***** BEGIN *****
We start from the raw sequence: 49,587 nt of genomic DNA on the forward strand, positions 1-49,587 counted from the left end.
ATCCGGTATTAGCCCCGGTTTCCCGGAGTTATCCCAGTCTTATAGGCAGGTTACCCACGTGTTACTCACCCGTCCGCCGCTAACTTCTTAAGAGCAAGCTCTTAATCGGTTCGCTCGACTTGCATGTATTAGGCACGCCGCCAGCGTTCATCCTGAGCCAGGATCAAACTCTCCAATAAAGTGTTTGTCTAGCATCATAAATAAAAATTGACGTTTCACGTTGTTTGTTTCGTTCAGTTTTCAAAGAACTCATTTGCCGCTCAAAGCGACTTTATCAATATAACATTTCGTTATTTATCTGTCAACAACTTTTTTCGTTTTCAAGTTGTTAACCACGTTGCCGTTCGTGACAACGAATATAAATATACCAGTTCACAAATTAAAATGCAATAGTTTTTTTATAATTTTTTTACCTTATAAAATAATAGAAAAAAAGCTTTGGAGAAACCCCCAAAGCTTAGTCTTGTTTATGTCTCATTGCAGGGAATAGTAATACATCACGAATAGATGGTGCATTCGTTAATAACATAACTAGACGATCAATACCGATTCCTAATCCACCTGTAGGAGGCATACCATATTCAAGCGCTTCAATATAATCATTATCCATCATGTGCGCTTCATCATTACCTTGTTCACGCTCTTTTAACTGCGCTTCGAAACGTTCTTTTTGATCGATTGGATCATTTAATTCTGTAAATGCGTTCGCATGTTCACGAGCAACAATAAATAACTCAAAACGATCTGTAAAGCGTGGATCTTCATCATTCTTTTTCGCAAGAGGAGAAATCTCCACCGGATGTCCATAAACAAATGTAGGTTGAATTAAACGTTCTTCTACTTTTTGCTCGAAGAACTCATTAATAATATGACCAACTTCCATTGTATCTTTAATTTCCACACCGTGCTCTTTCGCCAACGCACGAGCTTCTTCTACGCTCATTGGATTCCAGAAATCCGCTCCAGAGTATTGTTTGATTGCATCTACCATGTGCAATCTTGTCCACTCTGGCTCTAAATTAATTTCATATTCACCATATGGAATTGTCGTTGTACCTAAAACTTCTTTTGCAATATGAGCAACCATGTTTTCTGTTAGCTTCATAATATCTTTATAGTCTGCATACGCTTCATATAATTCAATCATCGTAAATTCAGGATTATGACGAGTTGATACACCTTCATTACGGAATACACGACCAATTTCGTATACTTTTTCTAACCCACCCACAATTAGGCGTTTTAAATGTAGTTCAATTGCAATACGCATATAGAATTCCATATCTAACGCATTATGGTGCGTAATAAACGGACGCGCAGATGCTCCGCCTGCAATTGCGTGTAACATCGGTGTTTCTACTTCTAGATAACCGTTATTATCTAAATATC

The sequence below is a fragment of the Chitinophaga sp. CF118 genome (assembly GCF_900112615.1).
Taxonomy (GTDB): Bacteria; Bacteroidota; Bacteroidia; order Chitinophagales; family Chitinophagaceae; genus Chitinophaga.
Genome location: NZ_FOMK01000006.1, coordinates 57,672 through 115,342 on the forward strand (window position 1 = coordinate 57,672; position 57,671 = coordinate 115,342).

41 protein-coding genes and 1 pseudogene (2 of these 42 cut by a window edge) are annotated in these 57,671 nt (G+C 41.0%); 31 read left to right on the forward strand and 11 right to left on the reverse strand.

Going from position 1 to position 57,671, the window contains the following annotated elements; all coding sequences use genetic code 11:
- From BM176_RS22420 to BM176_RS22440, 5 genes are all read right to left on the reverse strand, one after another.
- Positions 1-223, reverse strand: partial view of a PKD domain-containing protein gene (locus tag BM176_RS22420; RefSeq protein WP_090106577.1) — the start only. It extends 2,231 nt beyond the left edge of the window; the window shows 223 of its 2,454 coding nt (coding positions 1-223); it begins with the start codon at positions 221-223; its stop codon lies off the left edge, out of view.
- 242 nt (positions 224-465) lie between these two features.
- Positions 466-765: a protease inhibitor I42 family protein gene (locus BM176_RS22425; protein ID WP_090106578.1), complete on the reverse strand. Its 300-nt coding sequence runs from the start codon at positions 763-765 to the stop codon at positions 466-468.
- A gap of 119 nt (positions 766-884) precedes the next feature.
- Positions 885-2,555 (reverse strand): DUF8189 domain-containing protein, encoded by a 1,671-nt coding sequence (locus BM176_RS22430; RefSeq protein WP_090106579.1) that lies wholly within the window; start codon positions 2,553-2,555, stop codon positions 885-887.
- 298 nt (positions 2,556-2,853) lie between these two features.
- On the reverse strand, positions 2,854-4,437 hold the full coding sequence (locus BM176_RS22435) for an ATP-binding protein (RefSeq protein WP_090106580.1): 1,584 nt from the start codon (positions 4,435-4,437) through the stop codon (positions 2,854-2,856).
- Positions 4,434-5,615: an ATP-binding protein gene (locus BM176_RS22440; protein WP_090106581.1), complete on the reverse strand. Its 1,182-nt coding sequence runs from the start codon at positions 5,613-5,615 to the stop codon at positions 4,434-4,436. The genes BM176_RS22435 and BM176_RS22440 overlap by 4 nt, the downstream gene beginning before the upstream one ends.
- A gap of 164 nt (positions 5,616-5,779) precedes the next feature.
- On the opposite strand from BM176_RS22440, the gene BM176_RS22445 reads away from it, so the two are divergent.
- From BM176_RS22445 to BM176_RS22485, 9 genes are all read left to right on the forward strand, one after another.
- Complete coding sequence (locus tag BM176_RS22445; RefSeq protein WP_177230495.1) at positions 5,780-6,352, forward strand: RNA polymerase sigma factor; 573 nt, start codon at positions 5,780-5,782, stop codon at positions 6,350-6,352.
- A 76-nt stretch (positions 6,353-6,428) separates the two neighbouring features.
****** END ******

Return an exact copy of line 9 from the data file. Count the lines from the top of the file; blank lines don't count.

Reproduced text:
- Positions 1-223, reverse strand: partial view of a PKD domain-containing protein gene (locus tag BM176_RS22420; RefSeq protein WP_090106577.1) — the start only. It extends 2,231 nt beyond the left edge of the window; the window shows 223 of its 2,454 coding nt (coding positions 1-223); it begins with the start codon at positions 221-223; its stop codon lies off the left edge, out of view.